Obama's Up, But The Jobs Still Must Come Back
The President is slowly moving back up the ladder.
President Barack Obama's approval ratings are starting to rise after declining ever since his inauguration, new poll figures show as the country's mood begins to brighten. But concerns about the economy, health care and war persist, and support for the war in Afghanistan is falling.
An Associated Press-GfK poll says 56 percent of those surveyed in the past week approve of Obama's job performance, up from 50 percent in September. It's the first time since he took office in January that his rating has gone up.
People also feel better about his handling of the economy and his proposed health care overhaul.
The tea parties of August appeared to be a dead cat bounce. Obama still has problems on the war in Afghanistan, but otherwise he's slowly starting to come back. Perhaps it was his assumption of authority in the Congressional speech. Perhaps it's that things are moving forward, however glacially, on health care. Perhaps it's a recognition that he's one of the few adults in the room, as the right descends into madness and begins to scuffle amongst themselves. For whatever reason, he's getting some goodwill.
Again, I still believe that ultimately, his fate is inextricably tied to the economy. Perhaps we will see some job creation efforts, although I'm still wary of the job creation tax credit because it can be so easily gamed. I trust EPI to come up with a decent version, though.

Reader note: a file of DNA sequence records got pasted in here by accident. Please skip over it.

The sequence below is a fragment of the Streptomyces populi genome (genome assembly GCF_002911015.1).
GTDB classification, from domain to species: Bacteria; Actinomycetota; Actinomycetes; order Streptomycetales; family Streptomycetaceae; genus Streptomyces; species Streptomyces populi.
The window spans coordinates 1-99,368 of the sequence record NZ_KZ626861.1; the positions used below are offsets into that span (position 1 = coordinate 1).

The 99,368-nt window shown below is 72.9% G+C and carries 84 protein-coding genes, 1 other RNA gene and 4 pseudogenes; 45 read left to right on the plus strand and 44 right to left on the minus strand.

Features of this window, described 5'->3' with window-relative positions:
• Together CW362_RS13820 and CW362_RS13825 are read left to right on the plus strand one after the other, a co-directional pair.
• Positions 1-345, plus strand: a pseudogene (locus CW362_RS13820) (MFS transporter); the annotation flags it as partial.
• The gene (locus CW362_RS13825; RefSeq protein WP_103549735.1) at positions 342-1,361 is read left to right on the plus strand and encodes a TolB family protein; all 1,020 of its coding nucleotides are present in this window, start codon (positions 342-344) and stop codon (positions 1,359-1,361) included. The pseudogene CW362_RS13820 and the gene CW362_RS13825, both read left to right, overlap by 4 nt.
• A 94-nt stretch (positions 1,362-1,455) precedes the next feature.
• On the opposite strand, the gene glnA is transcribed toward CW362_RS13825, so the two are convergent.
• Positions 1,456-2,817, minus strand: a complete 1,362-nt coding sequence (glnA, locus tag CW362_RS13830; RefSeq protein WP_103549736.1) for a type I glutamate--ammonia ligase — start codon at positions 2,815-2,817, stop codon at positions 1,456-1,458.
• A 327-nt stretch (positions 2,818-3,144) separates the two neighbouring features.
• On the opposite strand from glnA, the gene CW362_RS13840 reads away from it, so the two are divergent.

One version of the approach, to be unveiled next week by the Economic Policy Institute, a labor-oriented research organization, would give employers a two-year tax credit if they increased the size of their work force or added significant hours of work (for example, making a part-time worker full time). Employers would receive a credit worth twice the first-year payroll tax for each new hire, amounting to several thousand dollars, depending on the new worker’s salary [...]
States have dabbled with similar tax credits in recent years, with mixed results. The federal government last tried this measure in 1977-78. During that period, employment — which had been soft from the 1973-75 recession — climbed at a record pace. The creation of one out of three jobs that was awarded the credit then was attributed directly to the policy. But the permanence of those jobs was less clear, and some dispute how many of those positions would have been created eventually anyway.
Supporters say that improvements upon the 1970s policy would increase its potency. These include better publicizing the credit; making it available even to concerns that are not making money, in the form of a direct payout to nonprofits and companies in the red; and distributing the credit quarterly so that companies see it sooner.
One thing this will do is just freeze the job market until the moment it passes. If you're a business and you're going to get a tax credit for hiring workers, of course you would lower your workforce as much as possible to qualify for the maximum credit. In that sense, it really is corporate welfare. Not to mention that corporations just aren't as likely to hire people they feel they don't need if there's no work for them to do.
You know what could really help hiring? Fixing the credit markets for small business in particular. Those markets are still tight, and just returning to the 2007 system of shadow banking, instead of having banks just make loans out of their capital, won't work. If that doesn't get done, this small Obama bounce won't last long.